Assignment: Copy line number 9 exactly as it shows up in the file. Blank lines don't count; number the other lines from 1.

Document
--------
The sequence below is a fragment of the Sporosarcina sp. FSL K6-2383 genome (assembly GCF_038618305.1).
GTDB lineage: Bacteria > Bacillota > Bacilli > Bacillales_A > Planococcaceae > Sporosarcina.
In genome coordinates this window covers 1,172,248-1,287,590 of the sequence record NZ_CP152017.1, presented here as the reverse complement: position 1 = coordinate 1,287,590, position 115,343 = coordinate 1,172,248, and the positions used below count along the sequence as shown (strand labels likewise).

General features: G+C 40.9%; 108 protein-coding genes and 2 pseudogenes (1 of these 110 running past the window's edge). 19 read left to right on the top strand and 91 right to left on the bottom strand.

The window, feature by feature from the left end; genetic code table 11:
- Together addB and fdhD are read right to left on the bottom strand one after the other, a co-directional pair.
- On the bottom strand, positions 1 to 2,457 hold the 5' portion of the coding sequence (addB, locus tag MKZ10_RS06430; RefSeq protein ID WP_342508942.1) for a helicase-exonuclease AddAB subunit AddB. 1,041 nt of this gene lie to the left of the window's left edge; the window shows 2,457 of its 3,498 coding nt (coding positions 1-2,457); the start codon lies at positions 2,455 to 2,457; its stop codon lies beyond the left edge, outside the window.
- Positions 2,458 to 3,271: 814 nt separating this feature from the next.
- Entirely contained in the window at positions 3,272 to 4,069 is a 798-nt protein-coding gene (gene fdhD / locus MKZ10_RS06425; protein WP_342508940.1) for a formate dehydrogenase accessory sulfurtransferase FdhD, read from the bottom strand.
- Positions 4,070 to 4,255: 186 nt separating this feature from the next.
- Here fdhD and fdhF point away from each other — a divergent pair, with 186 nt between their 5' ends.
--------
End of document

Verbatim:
- Entirely contained in the window at positions 3,272 to 4,069 is a 798-nt protein-coding gene (gene fdhD / locus MKZ10_RS06425; protein WP_342508940.1) for a formate dehydrogenase accessory sulfurtransferase FdhD, read from the bottom strand.